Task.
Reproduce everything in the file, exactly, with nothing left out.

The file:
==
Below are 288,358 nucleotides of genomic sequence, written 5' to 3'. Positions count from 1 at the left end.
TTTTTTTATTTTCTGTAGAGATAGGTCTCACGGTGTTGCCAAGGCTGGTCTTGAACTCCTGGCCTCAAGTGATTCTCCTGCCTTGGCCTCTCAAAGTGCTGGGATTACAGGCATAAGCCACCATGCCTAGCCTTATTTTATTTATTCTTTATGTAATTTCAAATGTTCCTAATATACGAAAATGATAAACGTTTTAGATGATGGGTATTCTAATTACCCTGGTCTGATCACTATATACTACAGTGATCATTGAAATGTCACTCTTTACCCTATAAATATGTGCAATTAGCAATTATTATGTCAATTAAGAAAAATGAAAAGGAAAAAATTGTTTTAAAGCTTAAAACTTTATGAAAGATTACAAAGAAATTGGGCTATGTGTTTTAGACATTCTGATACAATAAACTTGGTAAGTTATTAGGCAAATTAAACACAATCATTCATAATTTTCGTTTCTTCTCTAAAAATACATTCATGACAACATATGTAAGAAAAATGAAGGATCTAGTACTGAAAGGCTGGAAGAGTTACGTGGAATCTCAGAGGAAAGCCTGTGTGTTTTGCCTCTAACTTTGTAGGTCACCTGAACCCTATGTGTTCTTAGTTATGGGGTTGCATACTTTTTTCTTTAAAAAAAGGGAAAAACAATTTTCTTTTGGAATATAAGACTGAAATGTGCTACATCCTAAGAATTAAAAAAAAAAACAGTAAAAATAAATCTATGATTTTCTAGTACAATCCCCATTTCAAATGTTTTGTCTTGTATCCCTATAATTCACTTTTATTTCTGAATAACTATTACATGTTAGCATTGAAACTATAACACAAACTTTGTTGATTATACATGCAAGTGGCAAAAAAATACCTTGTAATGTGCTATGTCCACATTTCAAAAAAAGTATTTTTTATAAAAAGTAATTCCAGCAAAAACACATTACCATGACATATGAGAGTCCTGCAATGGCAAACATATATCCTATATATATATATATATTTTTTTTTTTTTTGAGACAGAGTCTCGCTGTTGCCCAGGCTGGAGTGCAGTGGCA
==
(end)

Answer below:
Below are 288,358 nucleotides of genomic sequence, written 5' to 3'. Positions count from 1 at the left end.
TTTTTTTATTTTCTGTAGAGATAGGTCTCACGGTGTTGCCAAGGCTGGTCTTGAACTCCTGGCCTCAAGTGATTCTCCTGCCTTGGCCTCTCAAAGTGCTGGGATTACAGGCATAAGCCACCATGCCTAGCCTTATTTTATTTATTCTTTATGTAATTTCAAATGTTCCTAATATACGAAAATGATAAACGTTTTAGATGATGGGTATTCTAATTACCCTGGTCTGATCACTATATACTACAGTGATCATTGAAATGTCACTCTTTACCCTATAAATATGTGCAATTAGCAATTATTATGTCAATTAAGAAAAATGAAAAGGAAAAAATTGTTTTAAAGCTTAAAACTTTATGAAAGATTACAAAGAAATTGGGCTATGTGTTTTAGACATTCTGATACAATAAACTTGGTAAGTTATTAGGCAAATTAAACACAATCATTCATAATTTTCGTTTCTTCTCTAAAAATACATTCATGACAACATATGTAAGAAAAATGAAGGATCTAGTACTGAAAGGCTGGAAGAGTTACGTGGAATCTCAGAGGAAAGCCTGTGTGTTTTGCCTCTAACTTTGTAGGTCACCTGAACCCTATGTGTTCTTAGTTATGGGGTTGCATACTTTTTTCTTTAAAAAAAGGGAAAAACAATTTTCTTTTGGAATATAAGACTGAAATGTGCTACATCCTAAGAATTAAAAAAAAAAACAGTAAAAATAAATCTATGATTTTCTAGTACAATCCCCATTTCAAATGTTTTGTCTTGTATCCCTATAATTCACTTTTATTTCTGAATAACTATTACATGTTAGCATTGAAACTATAACACAAACTTTGTTGATTATACATGCAAGTGGCAAAAAAATACCTTGTAATGTGCTATGTCCACATTTCAAAAAAAGTATTTTTTATAAAAAGTAATTCCAGCAAAAACACATTACCATGACATATGAGAGTCCTGCAATGGCAAACATATATCCTATATATATATATATATTTTTTTTTTTTTTGAGACAGAGTCTCGCTGTTGCCCAGGCTGGAGTGCAGTGGCA